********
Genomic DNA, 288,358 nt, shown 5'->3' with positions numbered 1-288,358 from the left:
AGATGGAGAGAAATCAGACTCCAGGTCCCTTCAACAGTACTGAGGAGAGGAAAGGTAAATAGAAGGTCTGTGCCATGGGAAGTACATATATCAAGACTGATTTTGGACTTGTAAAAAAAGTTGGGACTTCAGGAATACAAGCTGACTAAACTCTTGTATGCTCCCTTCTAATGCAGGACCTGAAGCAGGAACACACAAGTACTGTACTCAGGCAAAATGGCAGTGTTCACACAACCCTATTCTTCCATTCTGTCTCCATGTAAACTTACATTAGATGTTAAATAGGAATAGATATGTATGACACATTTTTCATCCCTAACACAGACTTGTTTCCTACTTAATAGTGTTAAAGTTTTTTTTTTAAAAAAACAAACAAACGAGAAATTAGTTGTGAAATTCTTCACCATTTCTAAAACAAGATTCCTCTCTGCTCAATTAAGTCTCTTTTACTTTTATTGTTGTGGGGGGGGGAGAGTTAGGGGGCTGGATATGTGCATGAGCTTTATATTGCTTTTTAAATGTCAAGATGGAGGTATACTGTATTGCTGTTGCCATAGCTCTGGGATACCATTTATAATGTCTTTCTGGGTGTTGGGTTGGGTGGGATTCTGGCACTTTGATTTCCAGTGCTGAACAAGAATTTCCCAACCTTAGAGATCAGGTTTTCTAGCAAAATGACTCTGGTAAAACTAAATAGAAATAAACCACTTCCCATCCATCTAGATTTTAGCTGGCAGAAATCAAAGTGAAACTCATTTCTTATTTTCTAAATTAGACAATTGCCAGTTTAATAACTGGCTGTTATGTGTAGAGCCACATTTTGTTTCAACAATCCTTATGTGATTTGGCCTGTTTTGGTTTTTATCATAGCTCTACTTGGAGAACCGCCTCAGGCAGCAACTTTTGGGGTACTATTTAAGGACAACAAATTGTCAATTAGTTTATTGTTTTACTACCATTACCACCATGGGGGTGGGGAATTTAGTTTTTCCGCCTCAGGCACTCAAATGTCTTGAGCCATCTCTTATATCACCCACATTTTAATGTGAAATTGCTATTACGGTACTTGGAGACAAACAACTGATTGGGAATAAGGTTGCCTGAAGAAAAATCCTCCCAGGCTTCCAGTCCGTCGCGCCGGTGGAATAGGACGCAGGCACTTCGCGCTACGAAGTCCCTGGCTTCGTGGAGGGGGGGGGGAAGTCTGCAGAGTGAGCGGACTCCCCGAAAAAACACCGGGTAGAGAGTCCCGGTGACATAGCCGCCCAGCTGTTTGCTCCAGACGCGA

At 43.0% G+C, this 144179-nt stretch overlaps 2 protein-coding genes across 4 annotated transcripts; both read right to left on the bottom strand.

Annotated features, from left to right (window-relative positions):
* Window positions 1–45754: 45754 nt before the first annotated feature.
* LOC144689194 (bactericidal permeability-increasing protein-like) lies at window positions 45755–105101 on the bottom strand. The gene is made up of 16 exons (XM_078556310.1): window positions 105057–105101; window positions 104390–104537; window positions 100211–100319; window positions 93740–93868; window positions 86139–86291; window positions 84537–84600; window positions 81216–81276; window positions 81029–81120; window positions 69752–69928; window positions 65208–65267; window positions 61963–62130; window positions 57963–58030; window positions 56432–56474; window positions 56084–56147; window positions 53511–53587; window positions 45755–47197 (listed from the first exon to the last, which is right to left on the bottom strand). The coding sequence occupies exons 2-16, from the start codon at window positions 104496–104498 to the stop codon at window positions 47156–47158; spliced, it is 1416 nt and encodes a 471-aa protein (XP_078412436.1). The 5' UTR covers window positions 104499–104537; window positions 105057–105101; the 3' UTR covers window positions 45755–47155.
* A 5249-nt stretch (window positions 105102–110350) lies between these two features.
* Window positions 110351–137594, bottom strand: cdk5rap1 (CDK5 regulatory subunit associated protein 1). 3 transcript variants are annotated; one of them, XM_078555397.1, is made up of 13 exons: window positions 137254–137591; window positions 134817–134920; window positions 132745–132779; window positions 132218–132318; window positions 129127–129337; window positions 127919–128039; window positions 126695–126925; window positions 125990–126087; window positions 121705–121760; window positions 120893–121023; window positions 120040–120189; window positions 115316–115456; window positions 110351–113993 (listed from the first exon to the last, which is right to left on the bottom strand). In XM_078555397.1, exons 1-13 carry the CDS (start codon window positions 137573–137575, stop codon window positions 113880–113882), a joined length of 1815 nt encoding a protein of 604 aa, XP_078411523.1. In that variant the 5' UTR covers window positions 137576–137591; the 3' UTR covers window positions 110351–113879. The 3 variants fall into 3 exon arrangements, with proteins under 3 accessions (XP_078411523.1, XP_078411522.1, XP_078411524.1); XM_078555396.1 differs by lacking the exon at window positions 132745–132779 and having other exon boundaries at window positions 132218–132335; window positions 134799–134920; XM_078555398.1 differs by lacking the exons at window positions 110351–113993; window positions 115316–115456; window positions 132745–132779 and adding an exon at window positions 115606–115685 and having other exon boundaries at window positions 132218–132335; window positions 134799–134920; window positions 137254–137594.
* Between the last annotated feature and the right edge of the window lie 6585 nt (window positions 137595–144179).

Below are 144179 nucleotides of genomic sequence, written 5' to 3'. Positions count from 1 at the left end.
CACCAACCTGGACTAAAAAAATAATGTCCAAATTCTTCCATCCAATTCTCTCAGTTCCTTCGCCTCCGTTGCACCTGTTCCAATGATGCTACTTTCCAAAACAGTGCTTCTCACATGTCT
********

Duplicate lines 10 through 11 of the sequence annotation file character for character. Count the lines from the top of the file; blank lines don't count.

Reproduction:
Below are 144179 nucleotides of genomic sequence, written 5' to 3'. Positions count from 1 at the left end.
CACCAACCTGGACTAAAAAAATAATGTCCAAATTCTTCCATCCAATTCTCTCAGTTCCTTCGCCTCCGTTGCACCTGTTCCAATGATGCTACTTTCCAAAACAGTGCTTCTCACATGTCT